Sizzla returned center stage rousing his fans with Divide and Rule, Get to the Point, Give it To Dem and Be Strong. To balance the musical equation, he turned up the love dial with Woman I Need You, So Lovely and Give Me a Try. Feeling complete sweetness and filled to the brim with “perfect love and [Kolanji] security”, the cup now overflowed with Take Myself Away, Ultimate Hustler, Rise to the Occasion and Solid As a Rock. This ended the musical giant’s contribution to the Resistance. He easily took the show though well supported by the previous artists.
If you missed The Resistance, you missed drinking from the wellspring of one of the best live shows for 2012. The resounding message in the Resistance seemed to be fitting tribute to Fattis, one of the giants in Reggae Music, preserving the foundation and maintaining the integrity of the work started by legends before, putting the world on notice that the future of Xterminator (now XTM Nation) is in very good hands under Fattis’ son Kareem “Reemus” Burrell. I know, I had my fill and those who attended will agree it was a stellar event. 2013 seems a good look for the resurgence and revival of Reggae music. Stay locked to this page for more exciting events as the train to Zion stays on the move.
The Take Over: Yard Hop’s Best
Dubbed The Takeover, a medium sized gathering of loyal fans gathered to soak in first hand a showcase of some of the lyrical talent that dominates Jamaica’s Hip Hop landscape, on December 15, 2012 at the “Funky Munky” located at 17 Holborn Road, New Kingston.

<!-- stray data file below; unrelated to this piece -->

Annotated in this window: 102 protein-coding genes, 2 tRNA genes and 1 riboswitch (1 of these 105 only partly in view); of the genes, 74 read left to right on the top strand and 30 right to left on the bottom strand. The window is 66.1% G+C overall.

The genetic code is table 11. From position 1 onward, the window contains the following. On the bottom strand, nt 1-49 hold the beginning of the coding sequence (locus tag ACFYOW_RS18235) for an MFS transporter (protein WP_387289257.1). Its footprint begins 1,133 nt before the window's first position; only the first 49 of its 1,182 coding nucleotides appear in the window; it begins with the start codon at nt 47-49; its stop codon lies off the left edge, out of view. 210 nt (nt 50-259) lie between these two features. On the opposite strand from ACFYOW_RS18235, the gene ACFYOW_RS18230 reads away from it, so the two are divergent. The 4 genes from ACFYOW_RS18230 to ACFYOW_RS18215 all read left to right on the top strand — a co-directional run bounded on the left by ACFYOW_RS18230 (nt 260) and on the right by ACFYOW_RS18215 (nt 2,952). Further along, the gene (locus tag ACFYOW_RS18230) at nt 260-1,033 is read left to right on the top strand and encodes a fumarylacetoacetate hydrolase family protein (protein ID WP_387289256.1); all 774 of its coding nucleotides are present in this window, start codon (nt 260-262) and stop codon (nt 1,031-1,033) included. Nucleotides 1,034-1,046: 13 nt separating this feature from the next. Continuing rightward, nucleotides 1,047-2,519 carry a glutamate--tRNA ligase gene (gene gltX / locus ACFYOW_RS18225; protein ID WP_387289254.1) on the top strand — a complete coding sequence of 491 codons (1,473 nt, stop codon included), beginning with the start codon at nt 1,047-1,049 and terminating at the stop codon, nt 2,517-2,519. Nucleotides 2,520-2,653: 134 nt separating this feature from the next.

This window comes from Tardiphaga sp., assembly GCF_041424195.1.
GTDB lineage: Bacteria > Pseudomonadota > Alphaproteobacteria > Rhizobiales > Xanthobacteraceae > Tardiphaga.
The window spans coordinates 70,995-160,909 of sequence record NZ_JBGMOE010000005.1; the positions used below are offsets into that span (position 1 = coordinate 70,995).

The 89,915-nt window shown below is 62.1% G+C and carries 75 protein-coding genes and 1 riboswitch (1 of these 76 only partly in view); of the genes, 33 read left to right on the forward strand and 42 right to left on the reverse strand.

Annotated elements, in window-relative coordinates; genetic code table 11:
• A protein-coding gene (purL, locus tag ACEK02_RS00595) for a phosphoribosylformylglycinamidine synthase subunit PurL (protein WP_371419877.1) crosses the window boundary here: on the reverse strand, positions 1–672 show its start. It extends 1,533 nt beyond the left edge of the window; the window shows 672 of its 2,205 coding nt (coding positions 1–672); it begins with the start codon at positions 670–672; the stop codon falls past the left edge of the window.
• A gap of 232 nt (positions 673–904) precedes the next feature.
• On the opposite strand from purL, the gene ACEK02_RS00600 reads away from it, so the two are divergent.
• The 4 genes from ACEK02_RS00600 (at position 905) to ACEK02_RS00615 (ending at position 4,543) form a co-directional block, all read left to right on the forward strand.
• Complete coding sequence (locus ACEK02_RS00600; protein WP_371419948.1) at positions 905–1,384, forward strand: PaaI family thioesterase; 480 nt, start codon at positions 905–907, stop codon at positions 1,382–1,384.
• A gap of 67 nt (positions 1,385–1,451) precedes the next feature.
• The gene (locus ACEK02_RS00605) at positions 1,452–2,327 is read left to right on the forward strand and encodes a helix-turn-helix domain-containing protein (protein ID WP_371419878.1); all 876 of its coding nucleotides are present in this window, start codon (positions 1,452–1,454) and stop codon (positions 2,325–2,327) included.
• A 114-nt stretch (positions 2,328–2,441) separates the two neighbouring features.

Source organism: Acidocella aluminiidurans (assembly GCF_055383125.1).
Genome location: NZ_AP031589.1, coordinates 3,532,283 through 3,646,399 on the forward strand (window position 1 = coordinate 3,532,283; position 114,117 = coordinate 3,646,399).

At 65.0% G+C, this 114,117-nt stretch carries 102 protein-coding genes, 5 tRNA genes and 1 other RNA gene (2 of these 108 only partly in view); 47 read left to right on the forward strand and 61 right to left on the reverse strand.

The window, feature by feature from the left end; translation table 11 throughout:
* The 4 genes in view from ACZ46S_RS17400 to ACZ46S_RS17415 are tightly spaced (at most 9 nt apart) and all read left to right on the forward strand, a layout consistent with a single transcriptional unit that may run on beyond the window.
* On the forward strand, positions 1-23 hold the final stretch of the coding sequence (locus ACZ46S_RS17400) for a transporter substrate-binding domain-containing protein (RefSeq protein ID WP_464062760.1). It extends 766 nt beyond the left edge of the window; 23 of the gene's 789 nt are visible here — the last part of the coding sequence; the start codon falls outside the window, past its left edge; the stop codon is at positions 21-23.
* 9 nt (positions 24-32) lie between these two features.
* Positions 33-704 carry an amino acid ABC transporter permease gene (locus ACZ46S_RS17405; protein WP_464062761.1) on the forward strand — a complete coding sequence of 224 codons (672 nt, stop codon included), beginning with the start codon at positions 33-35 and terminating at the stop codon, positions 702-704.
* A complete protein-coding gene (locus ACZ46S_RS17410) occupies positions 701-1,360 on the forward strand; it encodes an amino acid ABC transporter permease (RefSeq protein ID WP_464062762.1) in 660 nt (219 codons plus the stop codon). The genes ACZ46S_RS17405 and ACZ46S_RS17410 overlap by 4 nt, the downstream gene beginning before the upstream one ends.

Billed for the premiere event were the likes of Kabaka Pyramid, The Sickest Drama, Five Steez and Nomad Carlos. With heavy promotion on social sites such as twitter, I was as intrigued and curious to see what these lyrical giants had to offer, this being my virgin initiation attending a yard hop show. My appetite having already been wet with War for Peace and the newly introduced Me against the Grain by Five Steez and Nomad Carlos respectively, it was time to see who would deliver in live and living colour.
A professionally dressed stage with only the speakers was the setting where the “battle” would begin and it did at minutes after 11 with Nomad Carlos, mic in hand and supporting beats. He opened with “Conquer” from his mix tape and quickly followed with the catchy “Live Good”. Then, he introduced the reggae mix “Time”. As each song was performed I became very aware of the fact that based on the little I had seen, there was proof enough that the show was of a high caliber.
It was also apparent to me that the genre is seemingly unappreciated but blessed with gifted artists. It sank in that “time will move any mountain” and I rested in the fact that at least with a show like this persons would be introduced to yet another rising example of our young people doing the seemingly difficult with much commitment. An encouragement I thought and a spear to those quick to condemn certain artistic expression.